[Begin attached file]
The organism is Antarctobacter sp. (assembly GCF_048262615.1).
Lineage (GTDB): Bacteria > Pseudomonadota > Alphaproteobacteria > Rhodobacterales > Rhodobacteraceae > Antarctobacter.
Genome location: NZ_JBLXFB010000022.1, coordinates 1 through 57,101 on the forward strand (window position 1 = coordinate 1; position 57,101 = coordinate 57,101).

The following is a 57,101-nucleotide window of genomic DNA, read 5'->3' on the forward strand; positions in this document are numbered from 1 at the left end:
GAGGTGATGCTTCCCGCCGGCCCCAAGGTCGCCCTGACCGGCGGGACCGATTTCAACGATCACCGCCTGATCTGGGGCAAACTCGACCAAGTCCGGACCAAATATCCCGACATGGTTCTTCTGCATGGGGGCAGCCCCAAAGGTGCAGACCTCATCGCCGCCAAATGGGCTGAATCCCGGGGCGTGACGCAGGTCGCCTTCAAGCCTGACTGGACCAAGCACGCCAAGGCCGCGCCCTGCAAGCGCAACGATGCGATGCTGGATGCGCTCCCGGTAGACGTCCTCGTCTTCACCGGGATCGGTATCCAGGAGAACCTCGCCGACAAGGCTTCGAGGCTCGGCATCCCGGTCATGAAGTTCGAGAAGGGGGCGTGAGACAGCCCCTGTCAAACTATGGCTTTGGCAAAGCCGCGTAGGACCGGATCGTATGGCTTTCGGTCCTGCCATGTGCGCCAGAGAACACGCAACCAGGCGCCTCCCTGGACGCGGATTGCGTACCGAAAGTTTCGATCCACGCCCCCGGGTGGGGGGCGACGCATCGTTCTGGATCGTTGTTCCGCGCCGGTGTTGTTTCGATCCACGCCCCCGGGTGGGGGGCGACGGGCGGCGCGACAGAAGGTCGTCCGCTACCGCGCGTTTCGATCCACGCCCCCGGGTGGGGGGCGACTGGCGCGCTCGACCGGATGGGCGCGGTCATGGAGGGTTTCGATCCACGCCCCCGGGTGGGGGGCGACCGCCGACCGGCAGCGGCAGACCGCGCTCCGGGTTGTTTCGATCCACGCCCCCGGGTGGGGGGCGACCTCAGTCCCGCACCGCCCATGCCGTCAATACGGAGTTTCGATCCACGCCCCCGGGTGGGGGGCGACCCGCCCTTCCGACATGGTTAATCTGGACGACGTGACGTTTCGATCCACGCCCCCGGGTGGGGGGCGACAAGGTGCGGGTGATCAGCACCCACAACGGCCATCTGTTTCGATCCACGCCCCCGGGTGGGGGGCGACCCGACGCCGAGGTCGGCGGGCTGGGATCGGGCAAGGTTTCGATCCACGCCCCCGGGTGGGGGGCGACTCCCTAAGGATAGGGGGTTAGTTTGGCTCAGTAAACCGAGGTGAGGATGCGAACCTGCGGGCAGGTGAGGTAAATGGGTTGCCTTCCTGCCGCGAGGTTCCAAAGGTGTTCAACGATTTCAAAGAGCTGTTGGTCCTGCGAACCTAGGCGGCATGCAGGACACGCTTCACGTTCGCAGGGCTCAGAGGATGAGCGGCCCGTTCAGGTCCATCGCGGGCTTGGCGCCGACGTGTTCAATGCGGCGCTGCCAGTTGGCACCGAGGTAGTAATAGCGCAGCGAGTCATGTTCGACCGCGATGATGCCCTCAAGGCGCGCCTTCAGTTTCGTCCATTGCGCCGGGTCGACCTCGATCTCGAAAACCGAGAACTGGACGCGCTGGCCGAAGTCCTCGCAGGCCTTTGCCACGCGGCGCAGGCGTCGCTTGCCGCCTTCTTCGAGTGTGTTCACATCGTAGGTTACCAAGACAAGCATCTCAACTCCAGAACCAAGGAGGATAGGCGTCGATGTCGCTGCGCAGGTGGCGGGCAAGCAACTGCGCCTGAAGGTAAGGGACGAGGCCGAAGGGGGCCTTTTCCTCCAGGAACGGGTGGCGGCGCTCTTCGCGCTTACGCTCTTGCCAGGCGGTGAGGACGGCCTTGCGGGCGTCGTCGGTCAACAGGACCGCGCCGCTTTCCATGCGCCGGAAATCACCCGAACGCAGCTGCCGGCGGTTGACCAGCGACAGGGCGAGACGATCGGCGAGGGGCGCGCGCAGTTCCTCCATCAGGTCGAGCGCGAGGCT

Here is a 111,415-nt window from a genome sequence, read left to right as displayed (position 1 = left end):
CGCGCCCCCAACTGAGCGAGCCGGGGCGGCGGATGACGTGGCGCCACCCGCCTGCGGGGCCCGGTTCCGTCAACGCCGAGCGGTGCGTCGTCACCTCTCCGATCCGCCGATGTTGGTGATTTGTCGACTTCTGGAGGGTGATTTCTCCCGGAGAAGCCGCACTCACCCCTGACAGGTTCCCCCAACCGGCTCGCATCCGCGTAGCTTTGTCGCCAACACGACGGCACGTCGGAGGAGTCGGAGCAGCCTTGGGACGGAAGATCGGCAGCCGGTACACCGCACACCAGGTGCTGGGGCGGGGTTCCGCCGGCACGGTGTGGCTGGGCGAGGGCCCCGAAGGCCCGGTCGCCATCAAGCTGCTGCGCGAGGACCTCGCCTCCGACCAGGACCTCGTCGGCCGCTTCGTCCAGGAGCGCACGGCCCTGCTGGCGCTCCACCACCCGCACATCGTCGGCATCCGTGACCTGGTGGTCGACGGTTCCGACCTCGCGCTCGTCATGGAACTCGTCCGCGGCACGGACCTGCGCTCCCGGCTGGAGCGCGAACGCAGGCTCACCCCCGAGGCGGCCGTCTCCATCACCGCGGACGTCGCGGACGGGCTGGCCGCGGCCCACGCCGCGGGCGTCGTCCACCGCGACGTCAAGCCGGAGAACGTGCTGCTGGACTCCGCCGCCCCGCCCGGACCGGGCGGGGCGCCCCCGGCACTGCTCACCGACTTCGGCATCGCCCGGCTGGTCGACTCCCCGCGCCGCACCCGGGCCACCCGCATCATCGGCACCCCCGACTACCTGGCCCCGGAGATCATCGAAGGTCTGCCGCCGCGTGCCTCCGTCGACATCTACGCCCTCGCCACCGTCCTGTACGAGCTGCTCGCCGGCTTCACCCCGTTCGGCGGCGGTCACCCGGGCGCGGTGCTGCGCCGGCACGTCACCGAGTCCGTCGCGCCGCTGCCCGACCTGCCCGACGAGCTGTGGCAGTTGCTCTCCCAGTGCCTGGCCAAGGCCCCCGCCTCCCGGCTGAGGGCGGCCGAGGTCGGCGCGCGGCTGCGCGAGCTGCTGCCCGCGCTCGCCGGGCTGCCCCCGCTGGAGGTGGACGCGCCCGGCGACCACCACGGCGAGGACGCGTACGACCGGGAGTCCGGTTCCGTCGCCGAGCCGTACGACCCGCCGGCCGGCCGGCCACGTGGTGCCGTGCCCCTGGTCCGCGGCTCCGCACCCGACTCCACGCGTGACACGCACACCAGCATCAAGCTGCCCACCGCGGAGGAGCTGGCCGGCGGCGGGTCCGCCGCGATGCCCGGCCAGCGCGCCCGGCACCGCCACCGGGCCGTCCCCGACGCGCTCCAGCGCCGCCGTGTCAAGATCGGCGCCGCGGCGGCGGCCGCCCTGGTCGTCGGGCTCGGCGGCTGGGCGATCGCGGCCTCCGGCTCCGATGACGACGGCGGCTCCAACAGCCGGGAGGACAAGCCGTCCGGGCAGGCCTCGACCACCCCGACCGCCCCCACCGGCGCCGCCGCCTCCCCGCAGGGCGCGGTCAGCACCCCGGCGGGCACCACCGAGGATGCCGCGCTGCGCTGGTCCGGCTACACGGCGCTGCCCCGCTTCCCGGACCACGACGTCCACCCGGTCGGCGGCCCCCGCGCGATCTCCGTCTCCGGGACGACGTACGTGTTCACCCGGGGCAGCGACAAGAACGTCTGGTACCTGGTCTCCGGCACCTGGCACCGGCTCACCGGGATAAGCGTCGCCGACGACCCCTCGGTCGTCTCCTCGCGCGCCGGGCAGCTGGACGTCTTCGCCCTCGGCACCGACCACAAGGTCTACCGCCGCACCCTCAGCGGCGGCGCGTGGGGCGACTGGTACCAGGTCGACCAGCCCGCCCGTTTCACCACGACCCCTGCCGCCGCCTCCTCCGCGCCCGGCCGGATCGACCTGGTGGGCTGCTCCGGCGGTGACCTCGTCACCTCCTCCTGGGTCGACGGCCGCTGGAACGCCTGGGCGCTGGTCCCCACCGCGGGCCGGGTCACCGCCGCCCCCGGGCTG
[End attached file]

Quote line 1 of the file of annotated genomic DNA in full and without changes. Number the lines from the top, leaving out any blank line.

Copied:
The organism is Antarctobacter sp. (assembly GCF_048262615.1).